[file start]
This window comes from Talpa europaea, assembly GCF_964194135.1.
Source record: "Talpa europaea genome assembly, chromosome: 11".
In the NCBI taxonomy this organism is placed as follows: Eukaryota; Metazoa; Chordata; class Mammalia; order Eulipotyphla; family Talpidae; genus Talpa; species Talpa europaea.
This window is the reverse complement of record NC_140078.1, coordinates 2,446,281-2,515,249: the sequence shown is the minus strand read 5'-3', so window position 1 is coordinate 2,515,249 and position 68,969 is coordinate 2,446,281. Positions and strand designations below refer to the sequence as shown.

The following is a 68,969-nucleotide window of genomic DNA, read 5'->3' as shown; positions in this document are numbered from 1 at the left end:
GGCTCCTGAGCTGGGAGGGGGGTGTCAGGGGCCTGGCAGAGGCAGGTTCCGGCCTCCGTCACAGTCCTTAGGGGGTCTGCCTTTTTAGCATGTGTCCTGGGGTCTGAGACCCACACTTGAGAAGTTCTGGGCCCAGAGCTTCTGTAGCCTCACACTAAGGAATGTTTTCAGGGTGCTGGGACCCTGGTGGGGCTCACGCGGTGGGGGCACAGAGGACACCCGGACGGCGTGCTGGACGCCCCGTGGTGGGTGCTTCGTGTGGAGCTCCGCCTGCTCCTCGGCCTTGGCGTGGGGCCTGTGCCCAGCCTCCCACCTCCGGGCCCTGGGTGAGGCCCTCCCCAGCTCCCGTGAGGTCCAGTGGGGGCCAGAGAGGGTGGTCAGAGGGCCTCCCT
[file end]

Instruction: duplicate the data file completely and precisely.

This window comes from Talpa europaea, assembly GCF_964194135.1.
Source record: "Talpa europaea genome assembly, chromosome: 11".
In the NCBI taxonomy this organism is placed as follows: Eukaryota; Metazoa; Chordata; class Mammalia; order Eulipotyphla; family Talpidae; genus Talpa; species Talpa europaea.
This window is the reverse complement of record NC_140078.1, coordinates 2,446,281-2,515,249: the sequence shown is the minus strand read 5'-3', so window position 1 is coordinate 2,515,249 and position 68,969 is coordinate 2,446,281. Positions and strand designations below refer to the sequence as shown.

The following is a 68,969-nucleotide window of genomic DNA, read 5'->3' as shown; positions in this document are numbered from 1 at the left end:
GGCTCCTGAGCTGGGAGGGGGGTGTCAGGGGCCTGGCAGAGGCAGGTTCCGGCCTCCGTCACAGTCCTTAGGGGGTCTGCCTTTTTAGCATGTGTCCTGGGGTCTGAGACCCACACTTGAGAAGTTCTGGGCCCAGAGCTTCTGTAGCCTCACACTAAGGAATGTTTTCAGGGTGCTGGGACCCTGGTGGGGCTCACGCGGTGGGGGCACAGAGGACACCCGGACGGCGTGCTGGACGCCCCGTGGTGGGTGCTTCGTGTGGAGCTCCGCCTGCTCCTCGGCCTTGGCGTGGGGCCTGTGCCCAGCCTCCCACCTCCGGGCCCTGGGTGAGGCCCTCCCCAGCTCCCGTGAGGTCCAGTGGGGGCCAGAGAGGGTGGTCAGAGGGCCTCCCT